Memories of Robert Creeley are a blessed common ground and meeting place for several generations of American poets—my own especially, as we were fortunate enough to know him first as a teacher and then as a friend. There is a forward congruence to all these memories, an echoic singularity of chastening mischiefs and tender prescience. I step forward here in remembrance now, mindful of one of Bob’s most perfect poems, “Heroes,” the piece in which the Cumaean Sibyl’s injunction to Aeneas at the threshold of the afterlife—“hoc opus, hic labor est”—chastens and teases language into filial, eternal return.
In the fall of 1977, I began my graduate studies at the University of Buffalo. On the opening day of term, I walked into Samuel Clemens Hall a little daunted by the prospect of my first class—Modern Poetry with Professor Robert Creeley. I entered the room to find my new classmates seated very quietly, but quietly excited too. We fiddled with the little aluminum foil ashtrays which, in those days, still shone in the top right corner of every desk. When Professor Creeley entered, wearing a fatigue jacket and broad-brimmed hat, his face had a look of surprise and urgency, as though he had just heard some kind of bulletin over the airwaves. He sat on his desk, tilted his head a little and said, “It’s like shark repellent.” He went on to explain how, in the early days of WWII, the Naval Air Corps had been deeply troubled by the number of planes lost in the Pacific. Fear of shark-infested waters was determined to be a prime cause of pilot error and so, in very short order, pilots were issued newly-devised canisters of shark repellent to be carried on their belts. At this point Creeley laughed a bit, going on to say that the Navy knew the repellent to be ineffective, and yet the stuff went on to have its desired effect. Unafraid, pilots flew with greater confidence and more success. “It’s the same with modern poetry.” Then Creeley left the room, leaving us with a lesson I’ve been decades learning. Poetry lives by faith alone, and the work of poetry is always only trust. The least dogmatic poet I ever knew left it there. And so we began.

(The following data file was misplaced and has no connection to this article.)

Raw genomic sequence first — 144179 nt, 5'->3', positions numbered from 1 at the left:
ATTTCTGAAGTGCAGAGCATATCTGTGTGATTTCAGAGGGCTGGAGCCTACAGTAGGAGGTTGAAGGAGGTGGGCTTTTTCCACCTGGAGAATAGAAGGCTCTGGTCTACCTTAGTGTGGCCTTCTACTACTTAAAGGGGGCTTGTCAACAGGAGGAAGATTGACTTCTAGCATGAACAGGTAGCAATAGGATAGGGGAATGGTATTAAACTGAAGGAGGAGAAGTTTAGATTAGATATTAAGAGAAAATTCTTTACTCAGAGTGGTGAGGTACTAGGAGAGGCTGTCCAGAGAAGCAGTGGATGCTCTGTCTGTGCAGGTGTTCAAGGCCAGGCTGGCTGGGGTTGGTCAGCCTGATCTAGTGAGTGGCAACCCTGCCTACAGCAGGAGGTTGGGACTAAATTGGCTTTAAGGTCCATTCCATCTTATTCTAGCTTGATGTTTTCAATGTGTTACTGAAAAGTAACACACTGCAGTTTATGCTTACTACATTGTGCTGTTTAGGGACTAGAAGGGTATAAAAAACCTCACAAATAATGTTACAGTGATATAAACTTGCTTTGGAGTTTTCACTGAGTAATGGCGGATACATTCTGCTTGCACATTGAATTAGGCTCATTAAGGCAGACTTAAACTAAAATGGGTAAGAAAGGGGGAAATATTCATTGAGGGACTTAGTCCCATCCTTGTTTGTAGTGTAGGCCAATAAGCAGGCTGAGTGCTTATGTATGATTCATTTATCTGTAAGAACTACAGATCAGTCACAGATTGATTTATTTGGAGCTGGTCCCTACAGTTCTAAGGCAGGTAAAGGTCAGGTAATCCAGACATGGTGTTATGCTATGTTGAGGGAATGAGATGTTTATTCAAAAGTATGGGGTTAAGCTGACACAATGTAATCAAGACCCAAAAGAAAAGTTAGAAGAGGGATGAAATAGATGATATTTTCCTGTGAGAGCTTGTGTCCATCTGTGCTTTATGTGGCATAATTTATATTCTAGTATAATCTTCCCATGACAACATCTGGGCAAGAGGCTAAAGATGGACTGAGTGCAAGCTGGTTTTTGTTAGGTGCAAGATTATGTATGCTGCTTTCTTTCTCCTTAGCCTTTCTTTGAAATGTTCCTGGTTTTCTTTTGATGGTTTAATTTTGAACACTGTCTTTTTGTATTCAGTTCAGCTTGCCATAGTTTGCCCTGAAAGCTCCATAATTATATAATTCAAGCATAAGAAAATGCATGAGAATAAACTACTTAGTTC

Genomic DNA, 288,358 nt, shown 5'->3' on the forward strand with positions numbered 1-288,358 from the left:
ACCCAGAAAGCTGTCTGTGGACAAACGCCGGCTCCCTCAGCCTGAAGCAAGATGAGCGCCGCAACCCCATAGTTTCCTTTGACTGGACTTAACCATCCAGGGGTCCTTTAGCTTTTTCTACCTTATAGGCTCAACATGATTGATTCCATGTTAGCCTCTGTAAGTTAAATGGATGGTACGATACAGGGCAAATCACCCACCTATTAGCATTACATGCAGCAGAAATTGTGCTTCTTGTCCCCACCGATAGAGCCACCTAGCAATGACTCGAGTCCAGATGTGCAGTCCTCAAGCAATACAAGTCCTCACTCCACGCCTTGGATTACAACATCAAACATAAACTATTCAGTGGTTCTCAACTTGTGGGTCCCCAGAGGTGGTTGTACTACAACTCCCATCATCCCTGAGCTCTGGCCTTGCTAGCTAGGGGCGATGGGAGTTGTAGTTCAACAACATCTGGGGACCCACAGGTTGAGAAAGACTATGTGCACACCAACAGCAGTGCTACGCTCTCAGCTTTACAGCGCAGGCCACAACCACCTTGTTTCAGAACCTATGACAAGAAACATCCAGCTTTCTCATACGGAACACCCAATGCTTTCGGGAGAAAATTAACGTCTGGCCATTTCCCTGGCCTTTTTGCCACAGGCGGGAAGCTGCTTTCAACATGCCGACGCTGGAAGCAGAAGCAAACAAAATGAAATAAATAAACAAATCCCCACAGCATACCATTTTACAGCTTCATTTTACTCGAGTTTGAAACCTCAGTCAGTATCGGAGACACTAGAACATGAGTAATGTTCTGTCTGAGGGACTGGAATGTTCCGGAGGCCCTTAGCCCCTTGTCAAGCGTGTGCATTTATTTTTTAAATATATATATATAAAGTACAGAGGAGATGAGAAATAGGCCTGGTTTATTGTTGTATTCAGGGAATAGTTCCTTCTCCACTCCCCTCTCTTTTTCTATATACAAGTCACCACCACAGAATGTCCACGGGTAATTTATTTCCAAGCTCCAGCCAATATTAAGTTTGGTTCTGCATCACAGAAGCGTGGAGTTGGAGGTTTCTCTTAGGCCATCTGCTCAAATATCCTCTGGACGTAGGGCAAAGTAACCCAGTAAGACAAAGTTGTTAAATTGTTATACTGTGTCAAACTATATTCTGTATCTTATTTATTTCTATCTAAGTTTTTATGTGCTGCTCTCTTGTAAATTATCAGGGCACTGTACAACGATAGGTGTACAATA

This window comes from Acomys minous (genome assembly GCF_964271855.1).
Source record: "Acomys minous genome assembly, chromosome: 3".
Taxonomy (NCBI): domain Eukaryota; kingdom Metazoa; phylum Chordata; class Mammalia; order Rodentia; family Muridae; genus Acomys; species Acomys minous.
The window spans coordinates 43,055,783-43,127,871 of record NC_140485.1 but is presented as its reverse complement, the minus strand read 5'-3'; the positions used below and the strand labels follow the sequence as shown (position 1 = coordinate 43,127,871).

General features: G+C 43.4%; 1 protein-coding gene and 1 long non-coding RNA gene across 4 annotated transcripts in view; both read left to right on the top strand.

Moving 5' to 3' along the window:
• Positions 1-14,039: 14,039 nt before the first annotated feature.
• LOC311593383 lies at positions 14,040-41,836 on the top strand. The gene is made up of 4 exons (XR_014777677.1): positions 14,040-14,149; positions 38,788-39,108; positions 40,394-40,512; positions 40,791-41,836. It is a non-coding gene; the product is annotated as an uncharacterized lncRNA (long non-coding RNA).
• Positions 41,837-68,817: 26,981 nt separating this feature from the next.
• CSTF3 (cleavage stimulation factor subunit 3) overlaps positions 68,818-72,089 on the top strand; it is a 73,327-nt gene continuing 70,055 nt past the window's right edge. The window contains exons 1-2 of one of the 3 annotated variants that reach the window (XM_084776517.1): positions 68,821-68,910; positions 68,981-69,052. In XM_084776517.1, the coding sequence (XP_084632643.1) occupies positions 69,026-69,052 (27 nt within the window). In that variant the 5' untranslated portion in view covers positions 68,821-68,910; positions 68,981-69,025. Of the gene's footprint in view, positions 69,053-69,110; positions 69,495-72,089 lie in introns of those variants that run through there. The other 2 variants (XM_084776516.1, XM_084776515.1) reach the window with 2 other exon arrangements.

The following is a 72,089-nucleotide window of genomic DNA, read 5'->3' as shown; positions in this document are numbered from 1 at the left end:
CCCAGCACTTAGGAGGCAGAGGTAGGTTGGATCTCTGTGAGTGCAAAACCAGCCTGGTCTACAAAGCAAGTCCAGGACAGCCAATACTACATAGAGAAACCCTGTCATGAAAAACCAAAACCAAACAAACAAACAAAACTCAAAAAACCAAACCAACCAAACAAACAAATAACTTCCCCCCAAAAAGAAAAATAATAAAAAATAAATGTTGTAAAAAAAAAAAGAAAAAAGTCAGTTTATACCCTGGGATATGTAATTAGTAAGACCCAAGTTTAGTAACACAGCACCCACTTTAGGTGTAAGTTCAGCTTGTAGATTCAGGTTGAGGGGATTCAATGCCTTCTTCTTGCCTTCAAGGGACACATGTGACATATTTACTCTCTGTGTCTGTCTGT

In 1986, I was an assistant professor in Denver. As ever with the untenured, I was eager to please, to serve, and to prove my mettle. When the public library launched a very posh poetry reading series, I helped to arrange Creeley’s visit and to compose the program notes that patrons of the library would find on their front row seats. A few hours before the event there was time for Bob and me to have a quiet dinner. We went to a good place, a Russian restaurant on Larimer Street. Perhaps it was the greeny, home-distilled dill vodka there, or perhaps it was simply the respite from earnest company—in any case, our mood was happy, even a bit silly. I remember us laughing as the butter squirted out of Bob’s chicken Kiev all over my tie, and then laughing again as my entrée returned the favor. We spoke a lot about Slater Brown, then in his ninetieth year and still enjoying pastries in the cafes of Gloucester and Rockport. Friendship was always Creeley’s favorite subject, and of Slater Brown, dear friend of E.E. Cummings and of Hart Crane, he spoke warmly and tenderly indeed. (N.B.: Creeley’s August 14, 1951 letter to Charles Olson remains, to my mind, the best and most useful close reading of Hart Crane’s poetry ever done.) After dinner, we walked to the library and I prepared myself to be public, ceremonious, and posh. Just as we reached the front doors and the well-dressed ticket takers, a beat-up school bus screeched behind us and I heard many voices calling, “Bob, hey Bob, we made it!” Old friends, old students, old cohorts from the canyons around Boulder. Bob waited for them to park and to join us—there must have been nearly thirty folks in that bus. And then he led them in, pointing to his sudden entourage and saying to the perplexed ticket-takers, “They’re with me.”